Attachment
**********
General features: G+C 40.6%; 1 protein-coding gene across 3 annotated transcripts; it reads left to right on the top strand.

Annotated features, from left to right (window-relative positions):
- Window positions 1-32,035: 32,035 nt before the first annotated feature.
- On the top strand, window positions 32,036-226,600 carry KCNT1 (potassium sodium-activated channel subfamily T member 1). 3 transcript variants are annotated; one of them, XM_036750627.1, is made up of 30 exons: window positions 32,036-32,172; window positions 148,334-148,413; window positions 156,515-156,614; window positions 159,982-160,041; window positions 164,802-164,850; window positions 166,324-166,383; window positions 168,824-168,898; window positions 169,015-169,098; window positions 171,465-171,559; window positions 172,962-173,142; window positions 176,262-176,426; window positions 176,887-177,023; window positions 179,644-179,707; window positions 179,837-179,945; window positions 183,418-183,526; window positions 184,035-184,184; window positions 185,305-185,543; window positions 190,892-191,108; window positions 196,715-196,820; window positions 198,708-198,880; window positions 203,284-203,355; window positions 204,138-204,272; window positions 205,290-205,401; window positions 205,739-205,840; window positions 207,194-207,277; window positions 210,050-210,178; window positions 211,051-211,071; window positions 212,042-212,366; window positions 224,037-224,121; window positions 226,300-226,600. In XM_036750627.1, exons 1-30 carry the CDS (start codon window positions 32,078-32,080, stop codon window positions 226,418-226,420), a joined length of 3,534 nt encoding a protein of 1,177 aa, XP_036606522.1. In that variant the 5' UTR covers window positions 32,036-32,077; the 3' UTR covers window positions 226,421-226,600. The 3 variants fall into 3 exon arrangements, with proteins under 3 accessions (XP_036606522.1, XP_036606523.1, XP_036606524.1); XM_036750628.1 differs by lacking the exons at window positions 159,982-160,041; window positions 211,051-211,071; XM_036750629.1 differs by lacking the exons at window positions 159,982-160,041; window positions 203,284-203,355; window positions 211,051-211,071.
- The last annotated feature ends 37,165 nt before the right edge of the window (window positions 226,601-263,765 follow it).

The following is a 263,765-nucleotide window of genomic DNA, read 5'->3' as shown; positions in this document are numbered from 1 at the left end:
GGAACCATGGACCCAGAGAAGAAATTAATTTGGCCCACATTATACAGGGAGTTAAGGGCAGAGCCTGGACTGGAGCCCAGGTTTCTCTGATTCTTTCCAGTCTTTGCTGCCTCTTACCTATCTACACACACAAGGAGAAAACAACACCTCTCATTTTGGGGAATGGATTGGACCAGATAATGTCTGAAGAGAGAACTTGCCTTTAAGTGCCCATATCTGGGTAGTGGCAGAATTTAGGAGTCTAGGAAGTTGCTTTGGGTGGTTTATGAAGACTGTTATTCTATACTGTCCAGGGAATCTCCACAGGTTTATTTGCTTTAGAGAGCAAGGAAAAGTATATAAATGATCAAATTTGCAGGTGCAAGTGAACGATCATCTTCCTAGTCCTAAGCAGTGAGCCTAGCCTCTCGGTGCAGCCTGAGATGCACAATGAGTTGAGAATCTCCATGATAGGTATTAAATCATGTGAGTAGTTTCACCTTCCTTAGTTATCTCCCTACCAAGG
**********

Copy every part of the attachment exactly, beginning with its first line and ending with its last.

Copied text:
General features: G+C 40.6%; 1 protein-coding gene across 3 annotated transcripts; it reads left to right on the top strand.

Annotated features, from left to right (window-relative positions):
- Window positions 1-32,035: 32,035 nt before the first annotated feature.
- On the top strand, window positions 32,036-226,600 carry KCNT1 (potassium sodium-activated channel subfamily T member 1). 3 transcript variants are annotated; one of them, XM_036750627.1, is made up of 30 exons: window positions 32,036-32,172; window positions 148,334-148,413; window positions 156,515-156,614; window positions 159,982-160,041; window positions 164,802-164,850; window positions 166,324-166,383; window positions 168,824-168,898; window positions 169,015-169,098; window positions 171,465-171,559; window positions 172,962-173,142; window positions 176,262-176,426; window positions 176,887-177,023; window positions 179,644-179,707; window positions 179,837-179,945; window positions 183,418-183,526; window positions 184,035-184,184; window positions 185,305-185,543; window positions 190,892-191,108; window positions 196,715-196,820; window positions 198,708-198,880; window positions 203,284-203,355; window positions 204,138-204,272; window positions 205,290-205,401; window positions 205,739-205,840; window positions 207,194-207,277; window positions 210,050-210,178; window positions 211,051-211,071; window positions 212,042-212,366; window positions 224,037-224,121; window positions 226,300-226,600. In XM_036750627.1, exons 1-30 carry the CDS (start codon window positions 32,078-32,080, stop codon window positions 226,418-226,420), a joined length of 3,534 nt encoding a protein of 1,177 aa, XP_036606522.1. In that variant the 5' UTR covers window positions 32,036-32,077; the 3' UTR covers window positions 226,421-226,600. The 3 variants fall into 3 exon arrangements, with proteins under 3 accessions (XP_036606522.1, XP_036606523.1, XP_036606524.1); XM_036750628.1 differs by lacking the exons at window positions 159,982-160,041; window positions 211,051-211,071; XM_036750629.1 differs by lacking the exons at window positions 159,982-160,041; window positions 203,284-203,355; window positions 211,051-211,071.
- The last annotated feature ends 37,165 nt before the right edge of the window (window positions 226,601-263,765 follow it).

The following is a 263,765-nucleotide window of genomic DNA, read 5'->3' as shown; positions in this document are numbered from 1 at the left end:
GGAACCATGGACCCAGAGAAGAAATTAATTTGGCCCACATTATACAGGGAGTTAAGGGCAGAGCCTGGACTGGAGCCCAGGTTTCTCTGATTCTTTCCAGTCTTTGCTGCCTCTTACCTATCTACACACACAAGGAGAAAACAACACCTCTCATTTTGGGGAATGGATTGGACCAGATAATGTCTGAAGAGAGAACTTGCCTTTAAGTGCCCATATCTGGGTAGTGGCAGAATTTAGGAGTCTAGGAAGTTGCTTTGGGTGGTTTATGAAGACTGTTATTCTATACTGTCCAGGGAATCTCCACAGGTTTATTTGCTTTAGAGAGCAAGGAAAAGTATATAAATGATCAAATTTGCAGGTGCAAGTGAACGATCATCTTCCTAGTCCTAAGCAGTGAGCCTAGCCTCTCGGTGCAGCCTGAGATGCACAATGAGTTGAGAATCTCCATGATAGGTATTAAATCATGTGAGTAGTTTCACCTTCCTTAGTTATCTCCCTACCAAGG